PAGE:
Spine Solutions: SLUCare Orthopedic Surgery
Pictured: Sister Marie Orf and SLUCare spinal surgeon Dr. Howard Place
Sister Marie Orf always has led a busy, active life. The 75-year-old nun manages the St. Anthony of Padua Food Pantry in south St. Louis and spends a lot of time walking and standing as part of her job. But in recent years, her battle with scoliosis (curvature of the spine) had caused increasing discomfort and immobility. She tried chiropractic and other therapies, but decided to see SLUCare orthopedic surgeon Dr. Howard Place when the pain became too great to manage.
Orf says she first was diagnosed with scoliosis at age 21, and by the time she consulted Place, her spinal curve had reached nearly 70 degrees. “I just didn’t want to live like that any longer,” she says. “One of the sisters in my congregation had seen Dr. Place for surgery several years before and was doing well, so I took her advice and talked to him.” Place carefully discussed options with Orf, and they decided that straightening her spine with permanent implants would offer the best outcome.
She had the operation at SSM Health Saint Louis University Hospital, and physical therapy helped her regain strength and range of motion. Before long, she was able to return to work, and says the difference was like night and day. “I love my job and was dying to get back to it,” she notes. “It’s so great to feel well again. The SLUCare doctors and nurses have been wonderful; I can only say good things about them. They kept a close eye on my progress, were very patient and caring, and made sure everything went well.” Orf says Place has started bringing colleagues to her food pantry each month to screen clients for leg and foot problems and refer them for treatment if needed. “It’s a blessing to have health professionals who care that much,” she says.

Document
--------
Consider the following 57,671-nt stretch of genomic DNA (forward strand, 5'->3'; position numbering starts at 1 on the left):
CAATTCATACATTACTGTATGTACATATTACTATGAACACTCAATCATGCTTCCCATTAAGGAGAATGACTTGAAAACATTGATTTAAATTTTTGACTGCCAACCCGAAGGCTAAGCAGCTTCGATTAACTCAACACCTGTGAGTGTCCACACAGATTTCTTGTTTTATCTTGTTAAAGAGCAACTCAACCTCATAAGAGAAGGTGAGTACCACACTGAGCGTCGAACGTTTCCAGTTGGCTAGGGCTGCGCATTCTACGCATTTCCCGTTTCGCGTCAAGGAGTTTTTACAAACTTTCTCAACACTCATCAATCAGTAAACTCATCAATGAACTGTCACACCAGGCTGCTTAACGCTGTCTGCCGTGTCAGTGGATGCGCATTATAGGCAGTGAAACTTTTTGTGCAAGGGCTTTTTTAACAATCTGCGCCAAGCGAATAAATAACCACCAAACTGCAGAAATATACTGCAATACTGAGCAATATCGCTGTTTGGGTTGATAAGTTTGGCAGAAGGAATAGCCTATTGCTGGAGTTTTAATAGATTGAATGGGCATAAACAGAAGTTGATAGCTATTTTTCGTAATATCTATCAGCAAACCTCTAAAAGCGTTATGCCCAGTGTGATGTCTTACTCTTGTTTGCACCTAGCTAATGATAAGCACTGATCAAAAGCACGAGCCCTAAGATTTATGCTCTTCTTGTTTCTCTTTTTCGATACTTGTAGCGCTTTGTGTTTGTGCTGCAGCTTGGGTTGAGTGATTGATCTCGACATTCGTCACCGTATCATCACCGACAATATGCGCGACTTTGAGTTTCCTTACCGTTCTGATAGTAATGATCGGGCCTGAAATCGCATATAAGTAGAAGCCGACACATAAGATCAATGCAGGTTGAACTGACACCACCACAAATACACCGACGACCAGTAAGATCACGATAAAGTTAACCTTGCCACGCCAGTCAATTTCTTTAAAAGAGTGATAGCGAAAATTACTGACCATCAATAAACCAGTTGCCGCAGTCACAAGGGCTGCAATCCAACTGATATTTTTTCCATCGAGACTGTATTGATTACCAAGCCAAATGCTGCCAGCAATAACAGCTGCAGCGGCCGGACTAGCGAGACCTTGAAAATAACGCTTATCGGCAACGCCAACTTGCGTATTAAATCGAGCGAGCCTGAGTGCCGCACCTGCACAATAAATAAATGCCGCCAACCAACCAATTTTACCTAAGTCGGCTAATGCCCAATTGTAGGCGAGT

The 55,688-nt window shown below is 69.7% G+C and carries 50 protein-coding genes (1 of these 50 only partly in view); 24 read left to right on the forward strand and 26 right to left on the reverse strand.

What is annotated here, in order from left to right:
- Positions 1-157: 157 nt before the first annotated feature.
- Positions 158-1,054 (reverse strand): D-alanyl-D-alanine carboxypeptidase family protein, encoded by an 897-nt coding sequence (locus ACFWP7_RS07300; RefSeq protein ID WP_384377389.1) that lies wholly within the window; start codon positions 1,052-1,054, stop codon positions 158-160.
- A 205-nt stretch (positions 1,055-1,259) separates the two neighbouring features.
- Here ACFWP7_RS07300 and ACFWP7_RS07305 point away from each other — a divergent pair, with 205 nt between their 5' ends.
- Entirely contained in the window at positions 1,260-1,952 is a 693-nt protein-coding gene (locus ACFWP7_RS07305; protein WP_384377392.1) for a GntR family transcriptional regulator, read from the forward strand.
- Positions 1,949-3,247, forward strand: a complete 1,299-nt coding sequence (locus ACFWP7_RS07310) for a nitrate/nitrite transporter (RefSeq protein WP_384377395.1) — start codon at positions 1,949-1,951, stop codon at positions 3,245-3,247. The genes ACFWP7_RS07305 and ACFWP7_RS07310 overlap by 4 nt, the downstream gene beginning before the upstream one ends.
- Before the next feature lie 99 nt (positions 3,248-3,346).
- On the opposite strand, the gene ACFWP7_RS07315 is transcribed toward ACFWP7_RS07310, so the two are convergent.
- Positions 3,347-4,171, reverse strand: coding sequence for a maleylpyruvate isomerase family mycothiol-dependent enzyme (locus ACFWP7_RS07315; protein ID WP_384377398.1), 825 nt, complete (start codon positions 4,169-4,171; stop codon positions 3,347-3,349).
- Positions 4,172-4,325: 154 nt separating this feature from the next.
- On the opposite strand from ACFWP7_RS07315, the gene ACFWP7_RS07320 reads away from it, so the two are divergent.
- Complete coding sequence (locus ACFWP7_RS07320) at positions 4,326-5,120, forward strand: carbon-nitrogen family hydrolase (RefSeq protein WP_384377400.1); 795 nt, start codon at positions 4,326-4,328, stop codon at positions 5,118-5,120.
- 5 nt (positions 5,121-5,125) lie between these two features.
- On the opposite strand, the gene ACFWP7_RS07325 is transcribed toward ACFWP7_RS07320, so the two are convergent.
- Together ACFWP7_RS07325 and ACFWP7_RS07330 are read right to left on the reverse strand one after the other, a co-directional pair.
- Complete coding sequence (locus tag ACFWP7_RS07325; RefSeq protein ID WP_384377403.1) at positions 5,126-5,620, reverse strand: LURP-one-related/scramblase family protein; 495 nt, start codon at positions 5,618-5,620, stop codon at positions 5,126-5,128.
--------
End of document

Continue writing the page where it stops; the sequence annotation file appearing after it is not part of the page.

We help people heal and return to the activities that are important to them.”SLUCare Orthopedic Surgeon Dr. Howard Place
Place says SLUCare is widely recognized as an important resource for spinal patients like Orf, receiving surgical referrals from all over Missouri and Illinois. Cases include highly complex ones that surgeons and hospitals in other areas may not be able to treat. Besides scoliosis, patients also are seen for bone infections, injuries, congenital problems, revisions of previous surgeries and other needs. “We use the latest diagnostic and treatment techniques, including intraoperative navigation,” Place explains. “It allows us to use CT imaging during surgery to perform procedures like spinal implants.” He says SLUCare is committed to less-invasive techniques that minimize downtime, infection risk, pain and other complications. And for cases when surgery isn’t needed, physicians work closely with patients to plan other types of treatment.
According to Place, SLUCare’s combination of modern diagnostics, professional expertise and advanced surgical therapies can change patients’ lives for the better. “We help people heal and return to the activities that are important to them,” he notes.
Orf says her spinal surgery has been more than a blessing. “When other people complain about their back pain, they look knowingly at me and say, ‘Well, you understand what I mean,’” she notes. “But now my response is, ‘I used to know what you mean!’”
By: Julia M. Johnson